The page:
Tuesday, August 18, 2015

Unknowing entry into a refugee camp, and our subsequent removal...

Warning: Mom, do not read this blog post.  Seriously, you will thank me.  It was a great learning opportunity that went a bit awry.  These things happen, but I was safe and took as many precautions as I could.  Love you!  Don't fly over here and kill me...

Preface: While we were staying at a small resort located near the Myanmar/Thai border, I found out that I had about four hours of free time.

I can get in a lot of trouble in four hours...

After some research on the area, I figured out that it would be very interesting to make it over to the border.  I evaluated my sources of transportation and came to the conclusion that a bike would be the best method of getting to the area. After explaining my thoughts to a local who runs the resort area, he started laughing and then told a few other people who all started laughing as well.

This is where our story begins

So, after some haggling and some assurances that we could in fact get into to see the camp, the school, and the hospital that were located there, a friend (who came along and is a pretty awesome adventure seeker), and I took off in the truck.

That line separates Myanmar and Thailand.  This area has seen a lot of roving bands of fighters from about a decade ago until, oddly enough, today.  I just checked the news and they have agreed to a complete cease-fire today.  Talk about timing? The area is "safe" now, but the refugees have lived in a state of UN funded limbo for the past decade. 

Things looked legit...

Looks can be deceiving...

This was one of those moments.

The best laid plans of mice and men often go awry. 

The driver and our translator set out at a nice pace, and then promptly turned off of the paved road.  This is usually where my adventures turn sour.  Thankfully I had been letting my GPSr run in my backpack with various way-points being stored so that I could find my way back, should the need arise.  During the drive, we were asking a lot of questions about the refugees, what the history of the area was, how they lived, etc.  Anything to try to understand what was happening there.

The military checkpoint was first.  This is the spot where we were told that we could go to one precise point.  That one point was the only place that the guard on duty would allow us to see.  Apparently the driver was not paying attention and decided to skirt that one point and make a road of his own.

We parked and I purchased a few little things. I honestly did not want to purchase anything, but I am pretty sure it is required of someone when they are visiting a refugee camp.  Plus, the packet of... food... that I purchased was exceptionally cheap.  I was also offered a bag of leaves, but more on that later.

Out of respect for the people and due to the fact that we were told not to by the first guard, I am not going to include any pictures from inside the security perimeter.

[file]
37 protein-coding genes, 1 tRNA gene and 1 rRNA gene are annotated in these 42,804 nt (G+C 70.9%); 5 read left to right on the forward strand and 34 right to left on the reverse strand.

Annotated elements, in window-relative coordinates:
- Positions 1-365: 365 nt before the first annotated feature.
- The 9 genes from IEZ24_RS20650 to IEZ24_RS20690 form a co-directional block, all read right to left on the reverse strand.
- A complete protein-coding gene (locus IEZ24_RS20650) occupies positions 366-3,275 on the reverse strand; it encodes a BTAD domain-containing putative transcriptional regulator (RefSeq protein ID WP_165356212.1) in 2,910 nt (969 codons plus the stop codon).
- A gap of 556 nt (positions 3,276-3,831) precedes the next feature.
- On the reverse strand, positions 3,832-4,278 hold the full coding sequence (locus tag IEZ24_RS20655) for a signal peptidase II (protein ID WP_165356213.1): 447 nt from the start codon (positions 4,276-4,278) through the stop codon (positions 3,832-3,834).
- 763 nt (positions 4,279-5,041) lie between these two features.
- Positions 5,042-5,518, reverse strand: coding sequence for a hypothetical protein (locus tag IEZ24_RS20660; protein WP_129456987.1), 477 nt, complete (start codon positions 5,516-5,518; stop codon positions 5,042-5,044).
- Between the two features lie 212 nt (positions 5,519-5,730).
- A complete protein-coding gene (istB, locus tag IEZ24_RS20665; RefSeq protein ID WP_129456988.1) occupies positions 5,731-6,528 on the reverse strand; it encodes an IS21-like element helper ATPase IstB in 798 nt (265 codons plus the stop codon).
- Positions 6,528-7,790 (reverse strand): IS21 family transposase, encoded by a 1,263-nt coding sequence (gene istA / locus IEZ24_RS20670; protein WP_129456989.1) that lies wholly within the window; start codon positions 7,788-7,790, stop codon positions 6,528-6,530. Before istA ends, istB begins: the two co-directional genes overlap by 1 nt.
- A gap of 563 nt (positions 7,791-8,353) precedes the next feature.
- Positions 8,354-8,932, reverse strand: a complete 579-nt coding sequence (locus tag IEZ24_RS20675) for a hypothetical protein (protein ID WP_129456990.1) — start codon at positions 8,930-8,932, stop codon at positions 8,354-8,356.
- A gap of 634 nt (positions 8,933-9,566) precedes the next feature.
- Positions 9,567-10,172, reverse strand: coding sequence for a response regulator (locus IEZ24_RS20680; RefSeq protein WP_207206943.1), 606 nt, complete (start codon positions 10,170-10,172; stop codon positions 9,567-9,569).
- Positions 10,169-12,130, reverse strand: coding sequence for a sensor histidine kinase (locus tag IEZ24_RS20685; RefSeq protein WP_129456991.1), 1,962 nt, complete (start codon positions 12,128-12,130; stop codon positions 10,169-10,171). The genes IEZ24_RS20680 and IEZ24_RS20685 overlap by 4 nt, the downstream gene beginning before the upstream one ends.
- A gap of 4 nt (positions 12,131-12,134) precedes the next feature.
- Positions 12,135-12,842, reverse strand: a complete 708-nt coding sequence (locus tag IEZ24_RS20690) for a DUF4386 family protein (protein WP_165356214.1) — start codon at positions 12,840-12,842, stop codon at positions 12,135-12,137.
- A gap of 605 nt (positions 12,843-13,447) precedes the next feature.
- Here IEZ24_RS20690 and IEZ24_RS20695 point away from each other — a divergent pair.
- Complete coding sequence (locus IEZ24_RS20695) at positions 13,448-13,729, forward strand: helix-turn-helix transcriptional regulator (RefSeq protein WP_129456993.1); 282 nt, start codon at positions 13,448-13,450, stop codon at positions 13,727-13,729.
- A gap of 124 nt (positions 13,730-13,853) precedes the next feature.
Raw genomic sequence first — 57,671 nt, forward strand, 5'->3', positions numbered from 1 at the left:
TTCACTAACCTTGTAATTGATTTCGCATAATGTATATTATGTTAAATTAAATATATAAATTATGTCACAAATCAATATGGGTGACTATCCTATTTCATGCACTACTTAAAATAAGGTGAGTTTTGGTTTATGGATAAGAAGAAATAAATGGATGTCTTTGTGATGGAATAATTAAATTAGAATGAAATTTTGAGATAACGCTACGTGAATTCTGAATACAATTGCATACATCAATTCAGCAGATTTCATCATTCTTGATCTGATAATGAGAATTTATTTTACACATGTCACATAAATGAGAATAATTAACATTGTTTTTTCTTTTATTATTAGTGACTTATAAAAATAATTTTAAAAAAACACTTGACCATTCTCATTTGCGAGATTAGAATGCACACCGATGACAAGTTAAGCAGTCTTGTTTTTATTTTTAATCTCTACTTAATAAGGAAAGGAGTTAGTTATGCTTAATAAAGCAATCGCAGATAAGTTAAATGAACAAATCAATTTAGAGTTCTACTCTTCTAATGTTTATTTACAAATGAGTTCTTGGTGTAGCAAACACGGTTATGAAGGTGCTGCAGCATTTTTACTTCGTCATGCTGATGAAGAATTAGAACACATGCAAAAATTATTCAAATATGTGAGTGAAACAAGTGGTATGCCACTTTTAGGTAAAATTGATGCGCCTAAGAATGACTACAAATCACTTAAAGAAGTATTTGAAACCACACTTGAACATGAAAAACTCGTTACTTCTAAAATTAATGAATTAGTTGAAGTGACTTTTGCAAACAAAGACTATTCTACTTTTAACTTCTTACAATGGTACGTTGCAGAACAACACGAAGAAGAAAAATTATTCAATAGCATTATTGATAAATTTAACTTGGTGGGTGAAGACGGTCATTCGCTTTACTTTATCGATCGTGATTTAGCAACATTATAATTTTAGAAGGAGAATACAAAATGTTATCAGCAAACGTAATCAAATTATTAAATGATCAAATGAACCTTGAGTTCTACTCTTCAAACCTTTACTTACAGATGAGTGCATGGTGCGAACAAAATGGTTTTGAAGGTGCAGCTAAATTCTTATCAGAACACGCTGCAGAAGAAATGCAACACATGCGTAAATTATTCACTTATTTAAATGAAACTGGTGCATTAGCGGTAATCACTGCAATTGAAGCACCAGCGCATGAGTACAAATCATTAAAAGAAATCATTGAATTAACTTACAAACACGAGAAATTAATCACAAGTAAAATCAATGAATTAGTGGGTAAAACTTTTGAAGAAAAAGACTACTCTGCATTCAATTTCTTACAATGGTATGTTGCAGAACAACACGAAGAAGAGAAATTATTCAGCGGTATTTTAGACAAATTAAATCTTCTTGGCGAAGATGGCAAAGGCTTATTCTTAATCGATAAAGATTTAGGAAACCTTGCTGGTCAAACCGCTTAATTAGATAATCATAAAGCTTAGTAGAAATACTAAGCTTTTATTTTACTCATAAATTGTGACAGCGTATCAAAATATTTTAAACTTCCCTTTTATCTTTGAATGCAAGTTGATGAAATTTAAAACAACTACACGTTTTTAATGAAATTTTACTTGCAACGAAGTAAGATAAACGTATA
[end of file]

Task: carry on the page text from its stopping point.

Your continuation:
I cannot stress enough just how nice and inviting these people were.  I love the fact that they might live in extreme poverty, but they are just the same as anyone else.  They are great people. 

We started to walk further into the camp and this is where things turned south. Our guide, who apparently has no loyalty whatsoever, heard a yell and started running towards the truck. My friend and I noticed this and took off at a rather similar clip to catch up with him.  I speak no Thai, but when someone starts running for the truck, I figure it is smart to take off after them. We piled into the truck and were informed that we had to get out of there fast because the military was ANGRY!  There were radios out, there were threats.  We were not welcome.  Period.

Note to my audience - do not piss off the Thai military. 

We made it back to the first checkpoint and promptly apologized to the first checkpoint guards. After a LOT of words and apologies on the part of our guide, we were able to get back into the truck and go away. 

Later my guide said to me - "I don't think you realize how serious it was..."

No, I did. I really did. It was freaking obvious when he started running.

Me and my freaking great life decisions.  

Needless to say, I have now had the privilege of visiting a Myanmar refugee camp and have been escorted off by a rather effective and professional military.

Not before we took these awesome pictures - 

...and then we got the hell out of there...

How many people do you know that have been forcefully kicked out of a refugee camp by the military? 

I also learned quite a bit about the underground railroad that people take to get out of the refugee camp, how to tell the different types of bananas, and how to tell the refugees from Thai people based on clothing choices. Quite an educational day.

Also we did not get arrested or shot. 

A good day.

Also, whatever snack I purchased from the UN food drop was delicious. 

I was also offered what I am pretty sure were coca leaves, but politely declined that offer from the very impoverished refugee. After we left the area, and I looked up coca leaves on google image search, I am doubly glad I said "no." Nothing like being offered kilo sized bags of coca leaves to really make you realize that you were raised in a sheltered environment. Thankfully, I decided to limit my mistake making for the day and keep that one out of my "achievements."

Perhaps we could try again tomorrow now that the Myanmar rebels have signed a ceasefire with their government.  I am guessing that tensions will start to ease up just a bit now that there is less worry about cross-border incursions.  

If anyone is curious about what the camp looks like from the air, I included a map that is downloadable as a pdf file here.

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